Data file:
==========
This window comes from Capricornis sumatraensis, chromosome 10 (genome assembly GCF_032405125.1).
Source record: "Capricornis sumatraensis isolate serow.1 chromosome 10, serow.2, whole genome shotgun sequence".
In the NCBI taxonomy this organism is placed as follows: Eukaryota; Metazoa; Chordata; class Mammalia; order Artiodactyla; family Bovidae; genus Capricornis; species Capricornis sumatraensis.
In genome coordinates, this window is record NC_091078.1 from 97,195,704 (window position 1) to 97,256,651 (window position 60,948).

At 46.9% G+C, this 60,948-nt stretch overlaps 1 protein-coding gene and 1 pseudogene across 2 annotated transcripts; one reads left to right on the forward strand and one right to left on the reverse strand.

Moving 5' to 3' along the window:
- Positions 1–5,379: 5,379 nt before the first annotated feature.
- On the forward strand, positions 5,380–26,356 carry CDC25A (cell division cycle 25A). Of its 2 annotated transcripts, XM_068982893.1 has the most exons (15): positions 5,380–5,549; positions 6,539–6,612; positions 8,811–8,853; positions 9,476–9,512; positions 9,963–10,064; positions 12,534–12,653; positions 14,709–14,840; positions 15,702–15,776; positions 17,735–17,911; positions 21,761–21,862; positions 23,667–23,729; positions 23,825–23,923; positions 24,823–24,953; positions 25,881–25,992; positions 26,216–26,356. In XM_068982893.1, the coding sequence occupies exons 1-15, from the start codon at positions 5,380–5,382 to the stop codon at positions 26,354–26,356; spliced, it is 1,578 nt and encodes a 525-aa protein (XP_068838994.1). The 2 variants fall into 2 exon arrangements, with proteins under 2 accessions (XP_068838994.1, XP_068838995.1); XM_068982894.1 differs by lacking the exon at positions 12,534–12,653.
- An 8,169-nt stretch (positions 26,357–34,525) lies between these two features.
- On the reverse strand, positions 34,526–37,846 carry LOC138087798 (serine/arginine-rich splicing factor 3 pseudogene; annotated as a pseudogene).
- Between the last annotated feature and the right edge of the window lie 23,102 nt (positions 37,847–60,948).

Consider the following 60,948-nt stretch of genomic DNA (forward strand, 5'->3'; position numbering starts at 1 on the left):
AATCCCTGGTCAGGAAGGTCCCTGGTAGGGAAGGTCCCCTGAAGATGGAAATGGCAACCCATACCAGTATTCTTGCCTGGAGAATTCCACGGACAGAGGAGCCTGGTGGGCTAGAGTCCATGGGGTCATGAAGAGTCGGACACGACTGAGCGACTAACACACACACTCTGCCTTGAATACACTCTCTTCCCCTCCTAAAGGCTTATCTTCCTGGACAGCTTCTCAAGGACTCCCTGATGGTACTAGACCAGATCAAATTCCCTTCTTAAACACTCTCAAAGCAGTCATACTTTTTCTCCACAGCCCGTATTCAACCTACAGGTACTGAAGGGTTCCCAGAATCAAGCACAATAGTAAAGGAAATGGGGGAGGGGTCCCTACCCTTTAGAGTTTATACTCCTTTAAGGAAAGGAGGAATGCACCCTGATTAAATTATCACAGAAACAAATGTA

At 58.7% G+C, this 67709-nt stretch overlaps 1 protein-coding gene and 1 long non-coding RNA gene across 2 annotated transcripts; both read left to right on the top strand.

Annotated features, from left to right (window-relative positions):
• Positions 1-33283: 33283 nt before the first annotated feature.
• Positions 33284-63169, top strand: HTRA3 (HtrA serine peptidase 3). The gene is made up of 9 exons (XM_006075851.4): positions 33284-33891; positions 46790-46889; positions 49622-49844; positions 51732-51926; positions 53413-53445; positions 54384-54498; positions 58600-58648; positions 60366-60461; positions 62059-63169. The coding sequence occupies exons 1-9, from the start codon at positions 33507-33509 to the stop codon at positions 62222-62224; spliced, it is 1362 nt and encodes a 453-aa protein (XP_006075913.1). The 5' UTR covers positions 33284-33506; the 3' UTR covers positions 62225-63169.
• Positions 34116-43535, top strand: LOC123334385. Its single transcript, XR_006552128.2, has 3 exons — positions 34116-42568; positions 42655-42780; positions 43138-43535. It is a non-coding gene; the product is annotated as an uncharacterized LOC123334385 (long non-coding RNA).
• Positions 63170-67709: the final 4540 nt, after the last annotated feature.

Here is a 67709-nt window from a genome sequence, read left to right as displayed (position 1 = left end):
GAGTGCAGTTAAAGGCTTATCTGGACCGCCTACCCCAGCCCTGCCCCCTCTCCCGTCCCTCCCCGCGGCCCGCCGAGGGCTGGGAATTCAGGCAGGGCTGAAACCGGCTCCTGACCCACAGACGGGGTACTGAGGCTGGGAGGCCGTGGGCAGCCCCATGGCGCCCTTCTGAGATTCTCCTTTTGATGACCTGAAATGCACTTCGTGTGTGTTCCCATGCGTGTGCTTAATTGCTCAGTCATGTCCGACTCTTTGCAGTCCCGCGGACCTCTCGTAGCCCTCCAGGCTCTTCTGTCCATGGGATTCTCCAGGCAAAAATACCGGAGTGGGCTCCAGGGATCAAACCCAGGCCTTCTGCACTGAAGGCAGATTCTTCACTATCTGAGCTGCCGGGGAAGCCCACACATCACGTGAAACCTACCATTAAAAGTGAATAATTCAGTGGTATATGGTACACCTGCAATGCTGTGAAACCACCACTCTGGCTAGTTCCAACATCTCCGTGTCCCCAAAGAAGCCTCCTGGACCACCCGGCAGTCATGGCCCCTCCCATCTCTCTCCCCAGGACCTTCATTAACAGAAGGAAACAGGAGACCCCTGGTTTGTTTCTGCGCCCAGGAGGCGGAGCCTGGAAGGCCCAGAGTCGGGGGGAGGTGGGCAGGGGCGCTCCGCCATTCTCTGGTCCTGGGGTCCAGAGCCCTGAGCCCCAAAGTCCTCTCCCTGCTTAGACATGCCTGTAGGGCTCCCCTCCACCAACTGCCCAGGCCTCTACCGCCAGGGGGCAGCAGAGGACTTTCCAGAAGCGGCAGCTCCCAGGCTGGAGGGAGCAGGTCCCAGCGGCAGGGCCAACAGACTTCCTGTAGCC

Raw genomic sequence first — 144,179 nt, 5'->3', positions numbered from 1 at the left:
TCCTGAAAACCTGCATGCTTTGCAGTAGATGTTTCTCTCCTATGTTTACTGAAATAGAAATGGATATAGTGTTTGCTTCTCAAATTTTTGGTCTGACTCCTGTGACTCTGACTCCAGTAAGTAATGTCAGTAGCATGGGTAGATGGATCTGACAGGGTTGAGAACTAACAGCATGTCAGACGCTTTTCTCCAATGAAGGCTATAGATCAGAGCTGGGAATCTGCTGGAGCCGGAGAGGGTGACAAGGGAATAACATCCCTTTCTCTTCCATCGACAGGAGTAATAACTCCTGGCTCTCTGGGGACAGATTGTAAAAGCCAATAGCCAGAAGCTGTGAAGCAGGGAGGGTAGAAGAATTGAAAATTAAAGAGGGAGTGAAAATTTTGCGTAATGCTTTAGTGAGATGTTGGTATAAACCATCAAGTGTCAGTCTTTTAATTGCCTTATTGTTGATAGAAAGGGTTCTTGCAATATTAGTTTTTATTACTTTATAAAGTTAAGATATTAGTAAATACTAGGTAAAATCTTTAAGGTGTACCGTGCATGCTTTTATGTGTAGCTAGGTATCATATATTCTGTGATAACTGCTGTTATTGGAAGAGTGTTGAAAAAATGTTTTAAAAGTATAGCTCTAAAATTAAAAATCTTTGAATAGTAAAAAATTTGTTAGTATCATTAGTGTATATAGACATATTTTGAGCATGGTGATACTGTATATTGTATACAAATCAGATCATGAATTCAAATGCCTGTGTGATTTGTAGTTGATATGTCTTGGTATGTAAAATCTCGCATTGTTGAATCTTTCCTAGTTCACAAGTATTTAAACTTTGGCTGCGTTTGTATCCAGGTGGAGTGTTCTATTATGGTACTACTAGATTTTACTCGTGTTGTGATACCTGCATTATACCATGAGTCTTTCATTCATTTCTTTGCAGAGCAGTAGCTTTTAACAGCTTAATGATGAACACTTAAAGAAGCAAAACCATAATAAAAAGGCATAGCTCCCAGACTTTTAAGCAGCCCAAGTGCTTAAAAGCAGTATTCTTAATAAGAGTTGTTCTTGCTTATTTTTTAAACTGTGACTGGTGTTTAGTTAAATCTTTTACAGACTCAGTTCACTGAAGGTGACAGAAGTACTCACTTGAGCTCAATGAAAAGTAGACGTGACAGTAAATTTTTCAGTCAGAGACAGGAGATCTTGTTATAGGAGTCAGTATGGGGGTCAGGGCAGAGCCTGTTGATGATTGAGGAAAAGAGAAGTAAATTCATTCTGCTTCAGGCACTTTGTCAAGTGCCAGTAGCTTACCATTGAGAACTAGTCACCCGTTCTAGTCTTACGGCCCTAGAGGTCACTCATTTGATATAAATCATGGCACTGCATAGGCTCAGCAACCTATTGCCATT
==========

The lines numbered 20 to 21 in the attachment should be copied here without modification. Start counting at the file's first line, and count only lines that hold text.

Here is a 67709-nt window from a genome sequence, read left to right as displayed (position 1 = left end):
GAGTGCAGTTAAAGGCTTATCTGGACCGCCTACCCCAGCCCTGCCCCCTCTCCCGTCCCTCCCCGCGGCCCGCCGAGGGCTGGGAATTCAGGCAGGGCTGAAACCGGCTCCTGACCCACAGACGGGGTACTGAGGCTGGGAGGCCGTGGGCAGCCCCATGGCGCCCTTCTGAGATTCTCCTTTTGATGACCTGAAATGCACTTCGTGTGTGTTCCCATGCGTGTGCTTAATTGCTCAGTCATGTCCGACTCTTTGCAGTCCCGCGGACCTCTCGTAGCCCTCCAGGCTCTTCTGTCCATGGGATTCTCCAGGCAAAAATACCGGAGTGGGCTCCAGGGATCAAACCCAGGCCTTCTGCACTGAAGGCAGATTCTTCACTATCTGAGCTGCCGGGGAAGCCCACACATCACGTGAAACCTACCATTAAAAGTGAATAATTCAGTGGTATATGGTACACCTGCAATGCTGTGAAACCACCACTCTGGCTAGTTCCAACATCTCCGTGTCCCCAAAGAAGCCTCCTGGACCACCCGGCAGTCATGGCCCCTCCCATCTCTCTCCCCAGGACCTTCATTAACAGAAGGAAACAGGAGACCCCTGGTTTGTTTCTGCGCCCAGGAGGCGGAGCCTGGAAGGCCCAGAGTCGGGGGGAGGTGGGCAGGGGCGCTCCGCCATTCTCTGGTCCTGGGGTCCAGAGCCCTGAGCCCCAAAGTCCTCTCCCTGCTTAGACATGCCTGTAGGGCTCCCCTCCACCAACTGCCCAGGCCTCTACCGCCAGGGGGCAGCAGAGGACTTTCCAGAAGCGGCAGCTCCCAGGCTGGAGGGAGCAGGTCCCAGCGGCAGGGCCAACAGACTTCCTGTAGCC